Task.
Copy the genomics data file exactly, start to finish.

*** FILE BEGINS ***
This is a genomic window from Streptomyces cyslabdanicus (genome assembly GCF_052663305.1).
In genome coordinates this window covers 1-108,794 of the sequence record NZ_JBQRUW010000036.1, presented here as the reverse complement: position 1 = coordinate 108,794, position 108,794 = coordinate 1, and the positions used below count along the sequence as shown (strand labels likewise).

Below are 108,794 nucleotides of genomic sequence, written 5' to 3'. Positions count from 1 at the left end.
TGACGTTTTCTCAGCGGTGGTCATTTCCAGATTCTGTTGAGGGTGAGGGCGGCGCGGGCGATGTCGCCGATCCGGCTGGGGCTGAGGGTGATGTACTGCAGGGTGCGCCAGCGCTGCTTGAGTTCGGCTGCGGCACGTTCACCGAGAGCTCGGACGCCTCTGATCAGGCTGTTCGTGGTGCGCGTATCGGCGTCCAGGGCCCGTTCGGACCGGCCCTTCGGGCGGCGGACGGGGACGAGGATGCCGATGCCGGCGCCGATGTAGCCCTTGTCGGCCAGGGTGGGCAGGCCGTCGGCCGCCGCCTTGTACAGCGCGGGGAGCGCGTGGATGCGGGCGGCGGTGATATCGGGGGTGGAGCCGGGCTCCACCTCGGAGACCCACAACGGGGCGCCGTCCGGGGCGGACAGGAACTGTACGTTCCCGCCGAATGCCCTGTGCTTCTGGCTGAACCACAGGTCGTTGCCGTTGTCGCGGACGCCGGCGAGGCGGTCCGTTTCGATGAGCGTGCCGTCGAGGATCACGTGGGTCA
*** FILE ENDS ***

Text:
This is a genomic window from Streptomyces cyslabdanicus (genome assembly GCF_052663305.1).
In genome coordinates this window covers 1-108,794 of the sequence record NZ_JBQRUW010000036.1, presented here as the reverse complement: position 1 = coordinate 108,794, position 108,794 = coordinate 1, and the positions used below count along the sequence as shown (strand labels likewise).

Below are 108,794 nucleotides of genomic sequence, written 5' to 3'. Positions count from 1 at the left end.
TGACGTTTTCTCAGCGGTGGTCATTTCCAGATTCTGTTGAGGGTGAGGGCGGCGCGGGCGATGTCGCCGATCCGGCTGGGGCTGAGGGTGATGTACTGCAGGGTGCGCCAGCGCTGCTTGAGTTCGGCTGCGGCACGTTCACCGAGAGCTCGGACGCCTCTGATCAGGCTGTTCGTGGTGCGCGTATCGGCGTCCAGGGCCCGTTCGGACCGGCCCTTCGGGCGGCGGACGGGGACGAGGATGCCGATGCCGGCGCCGATGTAGCCCTTGTCGGCCAGGGTGGGCAGGCCGTCGGCCGCCGCCTTGTACAGCGCGGGGAGCGCGTGGATGCGGGCGGCGGTGATATCGGGGGTGGAGCCGGGCTCCACCTCGGAGACCCACAACGGGGCGCCGTCCGGGGCGGACAGGAACTGTACGTTCCCGCCGAATGCCCTGTGCTTCTGGCTGAACCACAGGTCGTTGCCGTTGTCGCGGACGCCGGCGAGGCGGTCCGTTTCGATGAGCGTGCCGTCGAGGATCACGTGGGTCA